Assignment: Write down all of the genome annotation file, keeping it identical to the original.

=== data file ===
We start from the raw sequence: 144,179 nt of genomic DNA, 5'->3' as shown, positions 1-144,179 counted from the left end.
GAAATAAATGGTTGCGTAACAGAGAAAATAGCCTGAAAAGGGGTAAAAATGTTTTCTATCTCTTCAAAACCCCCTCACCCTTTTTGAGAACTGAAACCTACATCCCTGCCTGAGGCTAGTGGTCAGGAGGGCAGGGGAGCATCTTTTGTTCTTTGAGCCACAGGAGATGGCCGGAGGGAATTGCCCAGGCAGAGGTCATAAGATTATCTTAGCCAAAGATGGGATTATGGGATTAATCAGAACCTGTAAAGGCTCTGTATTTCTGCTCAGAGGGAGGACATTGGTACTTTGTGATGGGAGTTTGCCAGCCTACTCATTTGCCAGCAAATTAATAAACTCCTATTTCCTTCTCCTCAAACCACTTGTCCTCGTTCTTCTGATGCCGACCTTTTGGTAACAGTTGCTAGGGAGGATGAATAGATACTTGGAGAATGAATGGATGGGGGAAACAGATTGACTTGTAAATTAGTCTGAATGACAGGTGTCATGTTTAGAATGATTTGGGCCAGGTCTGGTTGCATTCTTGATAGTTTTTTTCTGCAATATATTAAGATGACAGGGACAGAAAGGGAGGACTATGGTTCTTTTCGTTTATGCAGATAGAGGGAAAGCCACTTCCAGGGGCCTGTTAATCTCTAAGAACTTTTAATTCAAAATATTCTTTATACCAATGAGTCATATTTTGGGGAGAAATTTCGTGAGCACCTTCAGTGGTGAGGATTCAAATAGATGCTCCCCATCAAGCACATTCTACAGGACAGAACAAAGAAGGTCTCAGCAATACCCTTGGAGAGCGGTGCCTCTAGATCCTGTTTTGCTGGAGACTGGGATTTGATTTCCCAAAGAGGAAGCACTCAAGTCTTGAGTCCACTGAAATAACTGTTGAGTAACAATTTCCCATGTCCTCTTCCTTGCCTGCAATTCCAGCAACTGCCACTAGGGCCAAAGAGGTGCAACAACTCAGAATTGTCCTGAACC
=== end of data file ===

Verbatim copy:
We start from the raw sequence: 144,179 nt of genomic DNA, 5'->3' as shown, positions 1-144,179 counted from the left end.
GAAATAAATGGTTGCGTAACAGAGAAAATAGCCTGAAAAGGGGTAAAAATGTTTTCTATCTCTTCAAAACCCCCTCACCCTTTTTGAGAACTGAAACCTACATCCCTGCCTGAGGCTAGTGGTCAGGAGGGCAGGGGAGCATCTTTTGTTCTTTGAGCCACAGGAGATGGCCGGAGGGAATTGCCCAGGCAGAGGTCATAAGATTATCTTAGCCAAAGATGGGATTATGGGATTAATCAGAACCTGTAAAGGCTCTGTATTTCTGCTCAGAGGGAGGACATTGGTACTTTGTGATGGGAGTTTGCCAGCCTACTCATTTGCCAGCAAATTAATAAACTCCTATTTCCTTCTCCTCAAACCACTTGTCCTCGTTCTTCTGATGCCGACCTTTTGGTAACAGTTGCTAGGGAGGATGAATAGATACTTGGAGAATGAATGGATGGGGGAAACAGATTGACTTGTAAATTAGTCTGAATGACAGGTGTCATGTTTAGAATGATTTGGGCCAGGTCTGGTTGCATTCTTGATAGTTTTTTTCTGCAATATATTAAGATGACAGGGACAGAAAGGGAGGACTATGGTTCTTTTCGTTTATGCAGATAGAGGGAAAGCCACTTCCAGGGGCCTGTTAATCTCTAAGAACTTTTAATTCAAAATATTCTTTATACCAATGAGTCATATTTTGGGGAGAAATTTCGTGAGCACCTTCAGTGGTGAGGATTCAAATAGATGCTCCCCATCAAGCACATTCTACAGGACAGAACAAAGAAGGTCTCAGCAATACCCTTGGAGAGCGGTGCCTCTAGATCCTGTTTTGCTGGAGACTGGGATTTGATTTCCCAAAGAGGAAGCACTCAAGTCTTGAGTCCACTGAAATAACTGTTGAGTAACAATTTCCCATGTCCTCTTCCTTGCCTGCAATTCCAGCAACTGCCACTAGGGCCAAAGAGGTGCAACAACTCAGAATTGTCCTGAACC